New Guidelines on Overseas Citizenship of India

This article analyses the recent notification and changes in the governance and permissible activities on OCI cardholders. This notification overrides three previous ones issued in 2005, 2007, and 2009. OCI holders are often treated on an equal footing with regular Indian citizens. The article explains the activities and rights that OCI holders are now eligible for.

Wed Jun 29 2022 | National & Social | Comments (0)

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The Union Ministry of Home Affairs issued new rules for Overseas Citizens of India (OCI) cardholders on March 4, giving legal weight to the November 2019 guidelines it issued regarding the benefits enjoyed by OCI cardholders. This new notice, issued under the authority of Sub-Section (1) of Section 7B of the Citizenship Act of 1955, will replace three previous ones issued on April 11, 2005, January 5, 2007, and January 5, 2009 respectively.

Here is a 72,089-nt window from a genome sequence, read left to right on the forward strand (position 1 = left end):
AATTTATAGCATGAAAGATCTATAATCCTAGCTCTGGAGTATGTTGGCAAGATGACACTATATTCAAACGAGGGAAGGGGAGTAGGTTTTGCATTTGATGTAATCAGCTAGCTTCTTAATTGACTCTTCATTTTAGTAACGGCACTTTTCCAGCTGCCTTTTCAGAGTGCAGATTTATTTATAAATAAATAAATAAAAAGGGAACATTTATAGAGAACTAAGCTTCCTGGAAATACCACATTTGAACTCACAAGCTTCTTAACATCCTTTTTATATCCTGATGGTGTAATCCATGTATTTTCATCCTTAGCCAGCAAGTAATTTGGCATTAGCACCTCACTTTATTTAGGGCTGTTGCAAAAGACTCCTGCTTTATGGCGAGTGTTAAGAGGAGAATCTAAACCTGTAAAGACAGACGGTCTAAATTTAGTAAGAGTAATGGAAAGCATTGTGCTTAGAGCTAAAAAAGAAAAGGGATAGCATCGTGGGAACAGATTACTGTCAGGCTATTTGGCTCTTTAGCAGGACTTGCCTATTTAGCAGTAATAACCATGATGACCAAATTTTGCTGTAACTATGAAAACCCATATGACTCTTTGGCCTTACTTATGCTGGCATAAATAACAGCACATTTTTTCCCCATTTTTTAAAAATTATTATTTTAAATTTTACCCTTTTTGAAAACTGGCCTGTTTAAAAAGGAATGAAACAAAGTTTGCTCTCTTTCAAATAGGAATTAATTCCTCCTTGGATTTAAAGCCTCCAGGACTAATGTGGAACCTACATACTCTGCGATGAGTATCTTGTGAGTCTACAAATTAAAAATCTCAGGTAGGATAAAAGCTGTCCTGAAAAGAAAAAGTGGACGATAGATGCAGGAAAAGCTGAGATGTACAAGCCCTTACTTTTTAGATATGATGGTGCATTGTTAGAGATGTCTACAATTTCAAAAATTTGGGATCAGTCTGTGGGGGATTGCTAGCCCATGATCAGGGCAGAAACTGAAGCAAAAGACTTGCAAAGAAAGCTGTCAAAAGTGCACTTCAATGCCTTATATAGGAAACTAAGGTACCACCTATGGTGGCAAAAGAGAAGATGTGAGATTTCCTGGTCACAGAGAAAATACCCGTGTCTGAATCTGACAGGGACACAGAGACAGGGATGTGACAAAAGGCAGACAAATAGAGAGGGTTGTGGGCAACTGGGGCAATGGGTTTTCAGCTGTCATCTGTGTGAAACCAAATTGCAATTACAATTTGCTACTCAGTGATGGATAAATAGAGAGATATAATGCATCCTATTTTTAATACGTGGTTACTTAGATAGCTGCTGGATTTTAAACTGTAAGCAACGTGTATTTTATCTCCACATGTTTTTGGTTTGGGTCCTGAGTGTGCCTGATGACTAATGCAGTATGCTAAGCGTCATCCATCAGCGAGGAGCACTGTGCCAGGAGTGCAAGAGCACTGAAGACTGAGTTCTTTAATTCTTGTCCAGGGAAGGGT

Although the notification provides OCIs with some additional benefits in terms of skilled institution admission, it also forbids them from participating in certain activities without first obtaining permission from the Foreigners Regional Registration Officers (FRRO). This special permission is required for activities like missionary, Tablighi, mountaineering, or journalism , as per the new notice. The prerequisite for such permission was not specified in previous notifications.

The new notification also ensures that OCI cardholders are treated equally with  Indian people when it comes to:

  • Domestic air fares and entry fees for visiting national parks,
  • Wildlife sanctuaries,
  • National monuments,
  • Historical sites, and
  • Museums in India.